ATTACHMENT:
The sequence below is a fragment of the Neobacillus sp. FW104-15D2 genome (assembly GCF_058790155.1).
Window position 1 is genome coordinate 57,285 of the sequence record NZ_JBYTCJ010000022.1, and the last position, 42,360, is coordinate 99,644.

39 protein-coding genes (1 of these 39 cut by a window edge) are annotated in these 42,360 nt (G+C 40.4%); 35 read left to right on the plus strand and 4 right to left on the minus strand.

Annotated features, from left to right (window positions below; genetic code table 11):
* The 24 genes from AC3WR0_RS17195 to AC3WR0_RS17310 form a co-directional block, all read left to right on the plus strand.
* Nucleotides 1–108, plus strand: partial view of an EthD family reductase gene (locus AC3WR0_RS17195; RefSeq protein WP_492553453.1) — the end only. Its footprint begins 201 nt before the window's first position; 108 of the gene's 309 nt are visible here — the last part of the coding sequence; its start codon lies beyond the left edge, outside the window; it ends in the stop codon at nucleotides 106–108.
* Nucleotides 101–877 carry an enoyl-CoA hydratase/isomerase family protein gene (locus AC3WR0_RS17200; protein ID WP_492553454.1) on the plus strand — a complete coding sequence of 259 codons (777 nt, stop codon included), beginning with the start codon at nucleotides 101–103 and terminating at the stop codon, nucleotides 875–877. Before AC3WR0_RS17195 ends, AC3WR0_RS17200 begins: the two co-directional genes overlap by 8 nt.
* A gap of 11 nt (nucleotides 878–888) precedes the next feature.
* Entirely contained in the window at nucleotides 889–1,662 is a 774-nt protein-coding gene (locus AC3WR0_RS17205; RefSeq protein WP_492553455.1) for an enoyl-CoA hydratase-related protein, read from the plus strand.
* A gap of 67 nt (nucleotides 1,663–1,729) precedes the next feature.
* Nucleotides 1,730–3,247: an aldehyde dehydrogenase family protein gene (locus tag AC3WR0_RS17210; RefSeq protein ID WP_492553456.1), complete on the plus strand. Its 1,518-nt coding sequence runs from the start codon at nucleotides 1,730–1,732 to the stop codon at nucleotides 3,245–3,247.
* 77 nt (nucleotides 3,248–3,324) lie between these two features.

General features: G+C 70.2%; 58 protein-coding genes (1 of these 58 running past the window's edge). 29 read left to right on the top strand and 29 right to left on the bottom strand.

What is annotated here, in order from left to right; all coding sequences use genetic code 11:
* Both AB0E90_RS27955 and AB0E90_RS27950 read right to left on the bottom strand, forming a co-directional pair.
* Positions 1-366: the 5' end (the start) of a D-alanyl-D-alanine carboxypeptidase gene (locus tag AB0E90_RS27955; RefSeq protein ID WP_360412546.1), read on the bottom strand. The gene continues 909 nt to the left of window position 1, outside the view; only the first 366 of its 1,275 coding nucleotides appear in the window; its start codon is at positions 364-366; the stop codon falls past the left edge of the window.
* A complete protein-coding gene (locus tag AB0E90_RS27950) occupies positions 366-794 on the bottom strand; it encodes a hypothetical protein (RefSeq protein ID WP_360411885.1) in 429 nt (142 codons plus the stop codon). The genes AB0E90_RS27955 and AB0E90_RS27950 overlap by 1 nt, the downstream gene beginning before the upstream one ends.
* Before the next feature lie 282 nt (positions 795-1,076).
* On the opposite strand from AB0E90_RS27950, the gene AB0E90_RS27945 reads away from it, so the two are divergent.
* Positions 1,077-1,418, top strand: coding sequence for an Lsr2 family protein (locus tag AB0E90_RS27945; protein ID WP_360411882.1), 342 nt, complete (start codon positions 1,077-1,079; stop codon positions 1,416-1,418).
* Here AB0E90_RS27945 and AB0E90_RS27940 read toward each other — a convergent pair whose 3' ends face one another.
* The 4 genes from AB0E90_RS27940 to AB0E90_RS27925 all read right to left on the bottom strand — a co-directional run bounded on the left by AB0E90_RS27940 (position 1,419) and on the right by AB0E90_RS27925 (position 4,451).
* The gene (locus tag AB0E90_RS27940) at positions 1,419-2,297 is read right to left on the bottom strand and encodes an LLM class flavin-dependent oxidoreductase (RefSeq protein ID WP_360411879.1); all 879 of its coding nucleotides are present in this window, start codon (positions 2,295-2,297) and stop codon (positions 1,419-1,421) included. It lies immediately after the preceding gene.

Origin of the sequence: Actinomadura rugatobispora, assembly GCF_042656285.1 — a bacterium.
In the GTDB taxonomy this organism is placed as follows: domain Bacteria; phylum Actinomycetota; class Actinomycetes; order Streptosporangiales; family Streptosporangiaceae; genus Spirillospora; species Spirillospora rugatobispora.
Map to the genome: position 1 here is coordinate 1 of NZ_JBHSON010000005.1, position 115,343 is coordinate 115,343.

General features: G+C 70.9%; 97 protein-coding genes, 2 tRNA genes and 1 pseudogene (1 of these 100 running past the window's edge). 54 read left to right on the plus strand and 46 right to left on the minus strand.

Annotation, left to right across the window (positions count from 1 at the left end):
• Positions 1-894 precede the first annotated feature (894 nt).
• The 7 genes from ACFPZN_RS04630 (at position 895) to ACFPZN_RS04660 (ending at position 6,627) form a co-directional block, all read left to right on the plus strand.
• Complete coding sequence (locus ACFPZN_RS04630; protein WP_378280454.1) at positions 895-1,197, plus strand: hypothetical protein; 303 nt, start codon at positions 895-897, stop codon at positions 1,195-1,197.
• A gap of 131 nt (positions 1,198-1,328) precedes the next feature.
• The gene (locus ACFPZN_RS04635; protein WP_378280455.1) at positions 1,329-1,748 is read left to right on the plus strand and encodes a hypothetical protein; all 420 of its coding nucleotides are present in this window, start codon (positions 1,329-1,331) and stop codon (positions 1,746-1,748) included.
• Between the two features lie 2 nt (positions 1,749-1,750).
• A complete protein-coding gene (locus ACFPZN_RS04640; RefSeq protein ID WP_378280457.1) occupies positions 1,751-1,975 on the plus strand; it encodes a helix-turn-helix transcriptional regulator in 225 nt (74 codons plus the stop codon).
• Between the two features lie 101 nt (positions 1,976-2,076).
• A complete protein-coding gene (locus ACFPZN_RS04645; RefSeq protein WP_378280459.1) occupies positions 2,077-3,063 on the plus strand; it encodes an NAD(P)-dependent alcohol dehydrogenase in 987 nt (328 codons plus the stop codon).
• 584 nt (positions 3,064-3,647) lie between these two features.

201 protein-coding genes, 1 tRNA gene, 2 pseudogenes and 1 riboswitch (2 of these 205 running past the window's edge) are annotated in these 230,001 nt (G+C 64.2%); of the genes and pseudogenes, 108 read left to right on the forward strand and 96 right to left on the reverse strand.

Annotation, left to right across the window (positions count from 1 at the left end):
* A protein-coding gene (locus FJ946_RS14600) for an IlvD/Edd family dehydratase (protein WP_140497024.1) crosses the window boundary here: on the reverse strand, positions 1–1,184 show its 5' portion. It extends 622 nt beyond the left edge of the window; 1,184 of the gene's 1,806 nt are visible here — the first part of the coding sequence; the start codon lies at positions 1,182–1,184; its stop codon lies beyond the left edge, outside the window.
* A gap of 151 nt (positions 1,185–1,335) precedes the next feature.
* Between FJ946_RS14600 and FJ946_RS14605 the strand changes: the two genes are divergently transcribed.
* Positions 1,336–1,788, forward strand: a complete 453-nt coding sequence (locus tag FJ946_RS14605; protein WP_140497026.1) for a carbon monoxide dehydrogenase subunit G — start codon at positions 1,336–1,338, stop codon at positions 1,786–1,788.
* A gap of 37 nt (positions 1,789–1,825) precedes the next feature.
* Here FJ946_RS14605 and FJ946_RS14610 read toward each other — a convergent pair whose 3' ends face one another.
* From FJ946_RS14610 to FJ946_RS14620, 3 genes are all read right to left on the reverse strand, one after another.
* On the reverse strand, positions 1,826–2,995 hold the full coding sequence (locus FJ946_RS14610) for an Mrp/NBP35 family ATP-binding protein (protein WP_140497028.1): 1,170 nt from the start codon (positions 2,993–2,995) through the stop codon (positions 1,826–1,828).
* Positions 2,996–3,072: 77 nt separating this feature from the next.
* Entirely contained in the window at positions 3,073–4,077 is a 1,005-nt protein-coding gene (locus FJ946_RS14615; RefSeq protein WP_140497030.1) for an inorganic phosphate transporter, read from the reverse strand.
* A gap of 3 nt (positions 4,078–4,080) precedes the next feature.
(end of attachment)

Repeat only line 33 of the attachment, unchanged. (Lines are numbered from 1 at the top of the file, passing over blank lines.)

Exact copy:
• The gene (locus ACFPZN_RS04635; protein WP_378280455.1) at positions 1,329-1,748 is read left to right on the plus strand and encodes a hypothetical protein; all 420 of its coding nucleotides are present in this window, start codon (positions 1,329-1,331) and stop codon (positions 1,746-1,748) included.